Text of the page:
29 October 2013

The Talking Cure in Journal Writing

A couple weeks ago, my friends were mocking me because I told them that I had made a new friend. I shared this bit of information in an excited manner, so you can imagine me flailing my arms while saying something along the lines of "Hey guys I made a new friend!" They responded apathetically and one proceeded to say "Dear diary, I made a new friend today, yay me!" in a mocking tone.

Since then, I've filled a third of my red Moleskine which I had acquired in the summer of 2011. When I picked it back up, it was only a third full. It took me two years to get a third of the way in and its content were the antithesis of dense.

I started writing two days before my birthday, so that must have been the 16th. Today's the 29th. In 13 days, or about two weeks, I filled the same number of pages that it took my two years to fill. Two years versus two weeks. That just means that I've had a lot to say lately.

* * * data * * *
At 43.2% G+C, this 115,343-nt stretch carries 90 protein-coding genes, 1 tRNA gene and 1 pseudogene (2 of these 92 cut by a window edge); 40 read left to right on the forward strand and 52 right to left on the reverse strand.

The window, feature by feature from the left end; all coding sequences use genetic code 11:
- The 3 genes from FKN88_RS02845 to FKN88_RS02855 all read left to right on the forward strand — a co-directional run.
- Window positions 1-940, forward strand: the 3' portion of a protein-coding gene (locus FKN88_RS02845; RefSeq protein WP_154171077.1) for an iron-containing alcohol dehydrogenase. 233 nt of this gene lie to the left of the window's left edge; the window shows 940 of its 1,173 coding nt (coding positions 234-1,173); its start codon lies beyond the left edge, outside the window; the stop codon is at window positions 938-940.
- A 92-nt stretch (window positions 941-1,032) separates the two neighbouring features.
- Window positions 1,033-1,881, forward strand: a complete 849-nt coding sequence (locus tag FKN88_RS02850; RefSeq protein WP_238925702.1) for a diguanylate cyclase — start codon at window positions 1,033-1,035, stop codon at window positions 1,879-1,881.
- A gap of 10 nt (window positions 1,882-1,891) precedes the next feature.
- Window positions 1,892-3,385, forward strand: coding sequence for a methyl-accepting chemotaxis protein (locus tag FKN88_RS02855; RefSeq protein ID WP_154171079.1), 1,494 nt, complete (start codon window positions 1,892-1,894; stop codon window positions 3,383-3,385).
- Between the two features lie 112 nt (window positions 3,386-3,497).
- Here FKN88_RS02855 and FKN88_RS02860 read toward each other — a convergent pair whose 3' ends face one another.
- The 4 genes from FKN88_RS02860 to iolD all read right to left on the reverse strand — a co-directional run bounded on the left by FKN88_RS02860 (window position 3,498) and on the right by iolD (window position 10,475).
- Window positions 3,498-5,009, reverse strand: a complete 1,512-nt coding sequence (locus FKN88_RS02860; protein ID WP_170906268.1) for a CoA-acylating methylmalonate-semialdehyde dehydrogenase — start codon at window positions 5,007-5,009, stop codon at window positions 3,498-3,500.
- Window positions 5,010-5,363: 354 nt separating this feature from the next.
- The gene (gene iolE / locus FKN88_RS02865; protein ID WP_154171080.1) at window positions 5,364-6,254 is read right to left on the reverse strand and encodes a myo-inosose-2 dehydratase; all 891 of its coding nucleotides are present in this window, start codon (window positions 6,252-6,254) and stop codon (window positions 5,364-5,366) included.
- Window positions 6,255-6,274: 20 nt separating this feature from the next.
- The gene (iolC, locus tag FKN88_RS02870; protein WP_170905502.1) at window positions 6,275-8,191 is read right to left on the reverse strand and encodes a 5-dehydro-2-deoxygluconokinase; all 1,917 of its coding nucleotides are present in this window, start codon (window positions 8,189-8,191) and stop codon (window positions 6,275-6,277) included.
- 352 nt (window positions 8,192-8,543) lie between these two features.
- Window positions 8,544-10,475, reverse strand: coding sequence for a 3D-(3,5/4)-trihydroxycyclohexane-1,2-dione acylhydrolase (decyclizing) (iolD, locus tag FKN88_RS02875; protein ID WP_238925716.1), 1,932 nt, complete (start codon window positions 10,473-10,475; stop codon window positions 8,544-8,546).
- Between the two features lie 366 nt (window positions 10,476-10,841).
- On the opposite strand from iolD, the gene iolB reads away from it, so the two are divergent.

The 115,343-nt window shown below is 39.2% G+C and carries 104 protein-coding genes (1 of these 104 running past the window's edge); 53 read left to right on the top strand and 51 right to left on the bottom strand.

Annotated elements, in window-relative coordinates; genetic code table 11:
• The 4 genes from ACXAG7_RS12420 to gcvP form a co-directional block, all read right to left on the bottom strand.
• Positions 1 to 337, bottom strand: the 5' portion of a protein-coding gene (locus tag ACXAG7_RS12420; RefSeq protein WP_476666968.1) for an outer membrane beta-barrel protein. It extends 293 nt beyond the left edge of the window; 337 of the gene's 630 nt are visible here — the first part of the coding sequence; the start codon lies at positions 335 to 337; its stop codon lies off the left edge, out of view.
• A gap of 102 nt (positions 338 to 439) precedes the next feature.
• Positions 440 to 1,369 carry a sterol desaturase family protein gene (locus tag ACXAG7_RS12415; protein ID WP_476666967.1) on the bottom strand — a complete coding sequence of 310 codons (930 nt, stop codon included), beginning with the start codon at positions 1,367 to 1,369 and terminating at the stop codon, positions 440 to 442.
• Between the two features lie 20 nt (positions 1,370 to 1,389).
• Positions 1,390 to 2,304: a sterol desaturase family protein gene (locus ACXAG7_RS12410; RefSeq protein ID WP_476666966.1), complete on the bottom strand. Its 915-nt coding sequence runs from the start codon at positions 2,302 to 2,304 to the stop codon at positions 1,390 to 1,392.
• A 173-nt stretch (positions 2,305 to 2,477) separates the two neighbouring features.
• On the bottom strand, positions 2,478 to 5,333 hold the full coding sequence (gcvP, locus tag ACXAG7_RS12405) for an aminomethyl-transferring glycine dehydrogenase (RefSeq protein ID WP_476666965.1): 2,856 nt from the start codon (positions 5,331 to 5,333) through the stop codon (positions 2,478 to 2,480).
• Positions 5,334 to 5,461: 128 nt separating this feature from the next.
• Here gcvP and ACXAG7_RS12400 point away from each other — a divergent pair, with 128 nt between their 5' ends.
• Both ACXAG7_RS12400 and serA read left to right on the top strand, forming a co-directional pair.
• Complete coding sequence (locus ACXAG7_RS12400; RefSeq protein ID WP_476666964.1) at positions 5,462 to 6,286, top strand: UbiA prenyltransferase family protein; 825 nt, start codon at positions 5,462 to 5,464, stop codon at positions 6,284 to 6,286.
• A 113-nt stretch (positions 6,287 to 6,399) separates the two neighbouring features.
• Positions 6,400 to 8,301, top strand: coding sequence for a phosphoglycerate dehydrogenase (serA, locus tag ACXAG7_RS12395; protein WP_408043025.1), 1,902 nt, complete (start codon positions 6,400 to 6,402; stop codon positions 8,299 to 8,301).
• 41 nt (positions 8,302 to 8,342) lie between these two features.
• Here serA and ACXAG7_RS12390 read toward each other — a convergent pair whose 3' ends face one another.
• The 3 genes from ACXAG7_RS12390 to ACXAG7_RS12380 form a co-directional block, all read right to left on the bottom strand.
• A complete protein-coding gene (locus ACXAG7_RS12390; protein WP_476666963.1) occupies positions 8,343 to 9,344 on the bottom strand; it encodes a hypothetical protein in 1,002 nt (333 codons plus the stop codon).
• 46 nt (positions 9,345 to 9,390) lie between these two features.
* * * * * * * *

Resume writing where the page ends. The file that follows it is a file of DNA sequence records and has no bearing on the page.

My red Moleskine has since become a necessary therapy. In my Lit & Psychoanalysis class, we drew connections between journal writing and the talking cure. When you write in a journal, you are releasing thoughts that you've kept to yourself throughout the day and is akin to a "chimney-sweep" of the mind.

As an architecture student, stress is an inevitable ailment, along with sleep deprivation, suppressed feelings and emotions, and all the jazz that comes with these symptoms. At the end of the day, my brain is chock full of unspoken thoughts and I can sweep them all into my journal to reveal a clean surface.

The object of these ramblings is to encourage you to take up journal writing. Sometimes there are things that are better left unsaid to the public, even if you think nobody is going to read it. Your journal will become your new therapist, and your sessions free of charge. Pick up your pen while on the train and empty your mind. I promise you, you'll feel so much better afterwards.

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